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Ford Cuts Mercury, Reshuffles Dealerships, Accelerates Lincoln

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2010 Mercury Milan Hybrid

2010 Mercury Milan Hybrid

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Ford has officially pulled the plug on its Mercury brand.

Following a report last week suggesting that Mercury might be dropped as soon as later this summer, the automaker revealed today that a decision had been made to phase out Mercury, with production on all Mercury models ending in the fourth quarter of this year.

No jobs will be lost, Ford officials said. Instead all jobs will be reshuffled over to Lincoln, where the automaker will focus its efforts and resources toward, according to Ford executive VP Mark Fields, "continuing to grow the Ford brand and to accelerate Lincoln."

Fields pointed to a couple of factors. The Ford brand just recently has been gaining traction in the market, as evidenced by year-to-year market-share figures. In the meantime, Mercury's market share has been declining. Ford's gain in market share has been more than twice Mercury's share. The profile of Mercury buyers are almost identical to those of Ford, Fields said, and many Mercury purchases are through employee pricing or fleet deals.

There are no standalone Mercury dealerships, and of 1,712 Mercury dealerships in the country only 276 remain Lincoln-Mercury franchises. Ford and Lincoln are paired at 925 dealerships, and Ford and Mercury are paired at 511 dealerships.

Mercury's portfolio of models had been shrinking, and with two of its four models soon slated to be retired, the lineup looked weak. The upcoming 2012 Mercury Tracer looked like it might give the brand a breath of life, but that model, which was anticipated to be shown in concept form at this year's New York auto show, missed its appearance.

At the dealership level, we'll likely see Ford added to some of the Lincoln-Mercury dealerships and Lincoln added to some of the dealerships that are currently Ford-Mercury. Dealerships will be informed on the company's intent on an individual basis, within 36 hours of Ford's announcement this afternoon.

Ford admits that it was a tough decision, but one that will allow the automaker to focus on making Lincoln a top-notch luxury brand, with exclusive products and technologies.

"It [Mercury] is a storied brand," said Derrick Kuzak, Ford's product development chief. "But what's important today is not the past. It's the future of Ford and the future of Lincoln. It allows us to accelerate and improve both brands going forward."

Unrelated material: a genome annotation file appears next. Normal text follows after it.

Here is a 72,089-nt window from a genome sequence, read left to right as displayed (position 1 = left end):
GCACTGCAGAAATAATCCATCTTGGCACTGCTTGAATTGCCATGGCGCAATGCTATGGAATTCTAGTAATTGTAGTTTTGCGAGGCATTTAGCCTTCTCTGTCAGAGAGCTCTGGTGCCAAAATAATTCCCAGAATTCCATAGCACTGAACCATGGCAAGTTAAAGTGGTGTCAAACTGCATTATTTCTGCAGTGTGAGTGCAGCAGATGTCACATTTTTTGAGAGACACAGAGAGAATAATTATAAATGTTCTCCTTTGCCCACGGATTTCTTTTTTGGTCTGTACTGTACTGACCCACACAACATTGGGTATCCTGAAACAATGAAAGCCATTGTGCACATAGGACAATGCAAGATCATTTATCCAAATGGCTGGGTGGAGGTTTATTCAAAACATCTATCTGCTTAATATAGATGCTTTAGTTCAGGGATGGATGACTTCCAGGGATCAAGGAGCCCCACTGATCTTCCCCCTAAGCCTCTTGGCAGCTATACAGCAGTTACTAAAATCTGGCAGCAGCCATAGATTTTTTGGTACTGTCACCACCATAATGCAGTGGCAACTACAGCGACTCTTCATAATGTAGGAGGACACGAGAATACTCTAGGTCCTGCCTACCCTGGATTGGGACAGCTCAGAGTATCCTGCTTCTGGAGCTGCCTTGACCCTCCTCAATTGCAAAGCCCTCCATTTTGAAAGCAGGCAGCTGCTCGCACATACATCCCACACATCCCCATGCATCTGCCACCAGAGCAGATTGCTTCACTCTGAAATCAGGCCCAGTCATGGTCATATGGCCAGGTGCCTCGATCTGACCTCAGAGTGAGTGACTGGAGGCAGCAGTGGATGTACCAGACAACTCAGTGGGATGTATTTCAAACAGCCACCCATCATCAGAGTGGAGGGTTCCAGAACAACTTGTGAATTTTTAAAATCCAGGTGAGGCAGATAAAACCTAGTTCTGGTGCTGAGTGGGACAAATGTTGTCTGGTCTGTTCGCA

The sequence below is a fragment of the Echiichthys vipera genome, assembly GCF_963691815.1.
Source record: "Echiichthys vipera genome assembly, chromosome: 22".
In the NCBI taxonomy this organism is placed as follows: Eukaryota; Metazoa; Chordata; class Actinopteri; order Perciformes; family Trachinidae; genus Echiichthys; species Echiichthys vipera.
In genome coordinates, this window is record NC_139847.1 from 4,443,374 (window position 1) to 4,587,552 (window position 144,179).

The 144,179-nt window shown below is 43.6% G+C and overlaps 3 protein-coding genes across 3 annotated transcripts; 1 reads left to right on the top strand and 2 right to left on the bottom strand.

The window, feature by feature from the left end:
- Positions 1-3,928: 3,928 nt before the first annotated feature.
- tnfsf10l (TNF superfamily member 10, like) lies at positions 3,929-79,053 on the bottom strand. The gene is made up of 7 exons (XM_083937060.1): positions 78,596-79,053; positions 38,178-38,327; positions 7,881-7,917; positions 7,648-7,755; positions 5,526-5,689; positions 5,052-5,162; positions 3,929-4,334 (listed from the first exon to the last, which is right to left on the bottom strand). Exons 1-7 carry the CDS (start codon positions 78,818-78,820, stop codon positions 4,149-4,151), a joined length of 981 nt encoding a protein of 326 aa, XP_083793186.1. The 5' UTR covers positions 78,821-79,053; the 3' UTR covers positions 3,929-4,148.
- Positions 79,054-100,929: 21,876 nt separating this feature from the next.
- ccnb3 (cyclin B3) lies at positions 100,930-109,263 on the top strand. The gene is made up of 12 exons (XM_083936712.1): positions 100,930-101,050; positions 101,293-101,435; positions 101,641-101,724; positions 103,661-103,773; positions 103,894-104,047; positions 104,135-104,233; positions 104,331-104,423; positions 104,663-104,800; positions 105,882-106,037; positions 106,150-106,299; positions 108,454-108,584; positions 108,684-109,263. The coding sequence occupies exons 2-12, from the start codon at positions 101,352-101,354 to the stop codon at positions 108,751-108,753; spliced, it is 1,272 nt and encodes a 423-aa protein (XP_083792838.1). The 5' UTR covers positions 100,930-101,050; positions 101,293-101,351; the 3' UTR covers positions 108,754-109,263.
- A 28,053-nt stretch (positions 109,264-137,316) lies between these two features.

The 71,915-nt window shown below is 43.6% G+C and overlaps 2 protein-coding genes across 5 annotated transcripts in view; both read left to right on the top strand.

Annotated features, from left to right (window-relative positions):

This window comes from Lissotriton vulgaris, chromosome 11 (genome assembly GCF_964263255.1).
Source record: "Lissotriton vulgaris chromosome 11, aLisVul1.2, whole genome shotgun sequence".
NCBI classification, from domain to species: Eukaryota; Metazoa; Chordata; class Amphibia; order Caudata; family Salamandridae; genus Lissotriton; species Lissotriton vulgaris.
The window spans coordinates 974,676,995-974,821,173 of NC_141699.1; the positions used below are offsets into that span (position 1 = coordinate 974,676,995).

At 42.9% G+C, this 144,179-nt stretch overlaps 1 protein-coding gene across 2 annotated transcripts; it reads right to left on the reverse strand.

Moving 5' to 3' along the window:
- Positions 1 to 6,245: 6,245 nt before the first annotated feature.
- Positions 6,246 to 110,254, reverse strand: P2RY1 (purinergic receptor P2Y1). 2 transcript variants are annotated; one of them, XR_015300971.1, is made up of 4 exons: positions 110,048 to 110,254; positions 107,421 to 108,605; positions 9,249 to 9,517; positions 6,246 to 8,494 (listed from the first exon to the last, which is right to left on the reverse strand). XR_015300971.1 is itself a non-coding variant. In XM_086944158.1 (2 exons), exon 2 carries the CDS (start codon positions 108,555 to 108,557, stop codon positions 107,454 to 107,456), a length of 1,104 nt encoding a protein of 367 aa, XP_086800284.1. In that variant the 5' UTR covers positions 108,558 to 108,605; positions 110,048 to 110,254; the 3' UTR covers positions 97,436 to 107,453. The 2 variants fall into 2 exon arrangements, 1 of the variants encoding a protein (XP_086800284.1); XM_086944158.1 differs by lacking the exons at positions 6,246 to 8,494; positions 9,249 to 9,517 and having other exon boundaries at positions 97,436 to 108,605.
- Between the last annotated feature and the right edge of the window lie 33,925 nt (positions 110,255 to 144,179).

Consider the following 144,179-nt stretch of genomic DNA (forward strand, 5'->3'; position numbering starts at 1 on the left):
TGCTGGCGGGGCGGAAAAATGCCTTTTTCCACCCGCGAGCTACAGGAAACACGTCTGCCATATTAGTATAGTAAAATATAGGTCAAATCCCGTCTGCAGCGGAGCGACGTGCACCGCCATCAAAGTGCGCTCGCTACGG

MyLincoln Touch - 2011 Lincoln MKX

MyLincoln Touch - 2011 Lincoln MKX

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Within four years, Lincoln will have seven models, six of them completely new between now and then. That includes a new C-segment car, a Lincoln-exclusive V-6 engine, and other Lincoln-exclusive applications and technologies. "You don't see any rotary dials on MyLincoln," said Kuzak, citing an example that shoppers can already see on the 2011 Lincoln MKX.

Given Ford's improving financial situation, said Fields, it also makes it easier now for the company to absorb the costs of winding down the brand and refocusing toward Lincoln.

 
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Comments (2)
  1. Another venerable American brand bites the dust. Who's to blame? It wasn't me this time. Yes I've owned a few Plymouths,a couple of Eagles, I now drive a Pacifica and a Chrysler Crossfire,but I've never owned a Mercury. All the above were excellent vehicles by the way.
    I blame the "hate America" mindset of the main stream media/journalists who have been influenced by the left leaning university crowd. The constant drum beat of "if it's American, it's junk" may have been debunked by the Toyota fiasco,but the damage on the consumer mind set was done. Yea, I blame the droids in the press for the hyping of foreign products at the cost of American products and jobs. Thanks guys for nothing!
     
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  2. Point taken. But the media hasn't been at the root of the bias against American products. It's sour experiences with American products going back to the '70s and '80s. For more than a decade (and especially so in the past five years), the media has been reporting to a skeptical public (especially in West Coast cities) that domestic automaker quality is indeed way up. It is!
     
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